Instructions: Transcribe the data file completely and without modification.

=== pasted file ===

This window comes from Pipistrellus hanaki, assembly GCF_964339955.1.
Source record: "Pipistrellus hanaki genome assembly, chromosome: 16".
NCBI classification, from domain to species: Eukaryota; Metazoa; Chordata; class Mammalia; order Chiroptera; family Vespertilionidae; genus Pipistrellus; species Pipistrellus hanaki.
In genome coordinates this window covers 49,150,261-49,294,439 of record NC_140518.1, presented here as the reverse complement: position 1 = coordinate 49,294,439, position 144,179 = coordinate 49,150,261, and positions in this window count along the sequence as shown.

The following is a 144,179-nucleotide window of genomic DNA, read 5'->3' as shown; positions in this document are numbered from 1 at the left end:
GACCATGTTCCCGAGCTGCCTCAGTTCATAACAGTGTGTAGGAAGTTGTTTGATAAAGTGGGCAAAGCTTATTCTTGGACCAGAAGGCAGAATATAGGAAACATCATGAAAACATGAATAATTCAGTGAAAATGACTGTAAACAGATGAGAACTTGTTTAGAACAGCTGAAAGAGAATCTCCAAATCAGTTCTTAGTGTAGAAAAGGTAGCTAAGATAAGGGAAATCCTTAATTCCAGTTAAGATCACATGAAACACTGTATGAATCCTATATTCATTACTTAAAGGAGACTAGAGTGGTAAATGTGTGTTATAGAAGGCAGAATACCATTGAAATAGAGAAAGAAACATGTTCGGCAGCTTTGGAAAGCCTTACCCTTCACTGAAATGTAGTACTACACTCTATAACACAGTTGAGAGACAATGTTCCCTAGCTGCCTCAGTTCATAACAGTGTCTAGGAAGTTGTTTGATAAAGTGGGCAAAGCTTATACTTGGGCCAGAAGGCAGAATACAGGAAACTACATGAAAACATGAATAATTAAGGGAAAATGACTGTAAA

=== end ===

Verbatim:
This window comes from Pipistrellus hanaki, assembly GCF_964339955.1.
Source record: "Pipistrellus hanaki genome assembly, chromosome: 16".
NCBI classification, from domain to species: Eukaryota; Metazoa; Chordata; class Mammalia; order Chiroptera; family Vespertilionidae; genus Pipistrellus; species Pipistrellus hanaki.
In genome coordinates this window covers 49,150,261-49,294,439 of record NC_140518.1, presented here as the reverse complement: position 1 = coordinate 49,294,439, position 144,179 = coordinate 49,150,261, and positions in this window count along the sequence as shown.

The following is a 144,179-nucleotide window of genomic DNA, read 5'->3' as shown; positions in this document are numbered from 1 at the left end:
GACCATGTTCCCGAGCTGCCTCAGTTCATAACAGTGTGTAGGAAGTTGTTTGATAAAGTGGGCAAAGCTTATTCTTGGACCAGAAGGCAGAATATAGGAAACATCATGAAAACATGAATAATTCAGTGAAAATGACTGTAAACAGATGAGAACTTGTTTAGAACAGCTGAAAGAGAATCTCCAAATCAGTTCTTAGTGTAGAAAAGGTAGCTAAGATAAGGGAAATCCTTAATTCCAGTTAAGATCACATGAAACACTGTATGAATCCTATATTCATTACTTAAAGGAGACTAGAGTGGTAAATGTGTGTTATAGAAGGCAGAATACCATTGAAATAGAGAAAGAAACATGTTCGGCAGCTTTGGAAAGCCTTACCCTTCACTGAAATGTAGTACTACACTCTATAACACAGTTGAGAGACAATGTTCCCTAGCTGCCTCAGTTCATAACAGTGTCTAGGAAGTTGTTTGATAAAGTGGGCAAAGCTTATACTTGGGCCAGAAGGCAGAATACAGGAAACTACATGAAAACATGAATAATTAAGGGAAAATGACTGTAAA